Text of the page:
What happened is one of the cast members - Will Lee - who played a character called Mr. Hooper died. This had never happened before, so the producers of the show had to come up with a way to explain the concept of death to their audience of 3-4 year old kids.
The first thing they did was consult with experts; they talked to pediatric psychologists and others who might know what to do, and came back with a set of ground rules, albeit no specific answers. The ground rules were simple: they had to face the issue – they could neither avoid it nor ignore it; they couldn’t deal with the religious aspects of death - the kids were too young to understand; they couldn’t do a eulogy – that’s an adult thing; they couldn't say he went to the hospital because a lot of folks go to the hospital, but don’t die from the experience.
With those notions in mind, they turned to the cast members and said:
"Here are the boundaries - the things you need to keep in mind. Now, we'd like you to get your heads together and figure out how to break the news to the kids."The cast met, and created a short segment that got the job done. The scene opens with Big Bird walking onto the set with a big sheath of papers in his hand. He approaches the other cast members who are sitting around a table and says:
"Hey, everybody! I’ve drawn some pictures of you. I want you to see them."Then, Big Bird starts passing out the pictures, and the cast members start talking among themselves about how wonderful the pictures are. Finally, we see that Big Bird has one picture left. He holds it up and says:
"Where is Mr. Hooper? I want to give him his picture."One of the cast members casually approaches Big Bird and says:
"Oh, don’t you remember Big Bird, Mr. Hooper died."Big Bird thinks for a second or two and then says:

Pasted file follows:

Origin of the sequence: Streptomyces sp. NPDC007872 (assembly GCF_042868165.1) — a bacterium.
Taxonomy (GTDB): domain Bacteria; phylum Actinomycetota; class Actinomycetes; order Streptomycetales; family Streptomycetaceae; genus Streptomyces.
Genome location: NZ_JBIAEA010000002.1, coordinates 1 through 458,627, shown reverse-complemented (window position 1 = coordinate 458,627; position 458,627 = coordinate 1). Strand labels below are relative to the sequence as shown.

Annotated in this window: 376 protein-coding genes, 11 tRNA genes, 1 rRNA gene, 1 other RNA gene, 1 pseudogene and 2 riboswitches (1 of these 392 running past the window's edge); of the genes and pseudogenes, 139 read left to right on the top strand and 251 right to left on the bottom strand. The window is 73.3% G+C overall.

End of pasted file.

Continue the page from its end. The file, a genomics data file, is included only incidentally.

"Geez! That’s right. I’ll have to give it to him when he comes back."Another cast member stands, looks directly at Big Bird, and says:
"No, Big Bird. Don’t you remember? When people die, they don’t come back."Curtain.
The episode was aired on November 24, 1983 - Thanksgiving Day - and was quickly selected by the Daytime Emmys as one of the 10 most influential moments in daytime television history.
Bob Waterman, the McKinsey partner who authored In Search of Excellence with colleague Tom Peters, told this story at one of our first Masters Forum sessions. He used it to illustrate a management approach he was recommending called Directed Autonomy. His notion was simple. Instead of telling your employees what to do and how to do it, you should instead:
"Establish rules, boundaries, guidelines to create a solution space, and then give them the freedom to work within that space to solve a problem or a come up with a way to take advantage of an opportunity."Conversation:
- Are you more apt to tell others what to do and how to do it, or to create a solution space that gives them freedom to be creative?
- If you are in the habit of creating solution spaces, tell a story about a time it worked. Tell another about a time it didn't work. What, if anything, made the difference?
- If you habitually tell others what to do and how to do it, how do you think they are able to take pride in their accomplishments? How do think they feel about working for you? How would you like to work for you?
"The real creative ideas originate hither and yon in the individual members of the staff and no one can tell in advance what they will be or where they will crop up." - Frank B. Jewett, organizer and first head of Bell Labs
"When Alexander the Great visited Diogenes and asked whether he could do anything for the famed teacher, Diogenes replied: 'Only stand out of my light.' Perhaps some day we shall know how to heighten creativity. Until then, one of the best things we can do for creative men and women is to stand out of their light." - John W. Gardner